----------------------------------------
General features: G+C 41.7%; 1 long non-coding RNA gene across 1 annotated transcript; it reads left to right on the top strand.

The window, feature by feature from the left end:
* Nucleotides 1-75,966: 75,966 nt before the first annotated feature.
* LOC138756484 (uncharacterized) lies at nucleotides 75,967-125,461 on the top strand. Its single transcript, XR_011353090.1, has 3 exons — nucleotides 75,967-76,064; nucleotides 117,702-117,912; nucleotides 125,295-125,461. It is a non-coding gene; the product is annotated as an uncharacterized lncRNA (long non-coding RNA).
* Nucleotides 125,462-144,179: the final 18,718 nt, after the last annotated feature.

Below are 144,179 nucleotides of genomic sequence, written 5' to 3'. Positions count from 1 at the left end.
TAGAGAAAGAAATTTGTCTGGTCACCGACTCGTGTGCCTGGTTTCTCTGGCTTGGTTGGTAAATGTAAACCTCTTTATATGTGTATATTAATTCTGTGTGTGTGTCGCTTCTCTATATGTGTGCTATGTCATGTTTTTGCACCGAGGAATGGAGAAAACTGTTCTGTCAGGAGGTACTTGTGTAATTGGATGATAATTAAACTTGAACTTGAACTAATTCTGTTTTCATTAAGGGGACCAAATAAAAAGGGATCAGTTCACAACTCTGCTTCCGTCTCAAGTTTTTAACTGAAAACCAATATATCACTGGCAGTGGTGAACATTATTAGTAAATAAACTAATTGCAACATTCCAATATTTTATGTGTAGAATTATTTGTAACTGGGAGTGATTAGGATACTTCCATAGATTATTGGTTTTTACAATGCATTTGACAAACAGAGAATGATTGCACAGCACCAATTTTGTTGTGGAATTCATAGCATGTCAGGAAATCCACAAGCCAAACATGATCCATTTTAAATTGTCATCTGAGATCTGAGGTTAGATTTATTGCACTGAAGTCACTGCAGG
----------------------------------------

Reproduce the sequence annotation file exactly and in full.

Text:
General features: G+C 41.7%; 1 long non-coding RNA gene across 1 annotated transcript; it reads left to right on the top strand.

The window, feature by feature from the left end:
* Nucleotides 1-75,966: 75,966 nt before the first annotated feature.
* LOC138756484 (uncharacterized) lies at nucleotides 75,967-125,461 on the top strand. Its single transcript, XR_011353090.1, has 3 exons — nucleotides 75,967-76,064; nucleotides 117,702-117,912; nucleotides 125,295-125,461. It is a non-coding gene; the product is annotated as an uncharacterized lncRNA (long non-coding RNA).
* Nucleotides 125,462-144,179: the final 18,718 nt, after the last annotated feature.

Below are 144,179 nucleotides of genomic sequence, written 5' to 3'. Positions count from 1 at the left end.
TAGAGAAAGAAATTTGTCTGGTCACCGACTCGTGTGCCTGGTTTCTCTGGCTTGGTTGGTAAATGTAAACCTCTTTATATGTGTATATTAATTCTGTGTGTGTGTCGCTTCTCTATATGTGTGCTATGTCATGTTTTTGCACCGAGGAATGGAGAAAACTGTTCTGTCAGGAGGTACTTGTGTAATTGGATGATAATTAAACTTGAACTTGAACTAATTCTGTTTTCATTAAGGGGACCAAATAAAAAGGGATCAGTTCACAACTCTGCTTCCGTCTCAAGTTTTTAACTGAAAACCAATATATCACTGGCAGTGGTGAACATTATTAGTAAATAAACTAATTGCAACATTCCAATATTTTATGTGTAGAATTATTTGTAACTGGGAGTGATTAGGATACTTCCATAGATTATTGGTTTTTACAATGCATTTGACAAACAGAGAATGATTGCACAGCACCAATTTTGTTGTGGAATTCATAGCATGTCAGGAAATCCACAAGCCAAACATGATCCATTTTAAATTGTCATCTGAGATCTGAGGTTAGATTTATTGCACTGAAGTCACTGCAGG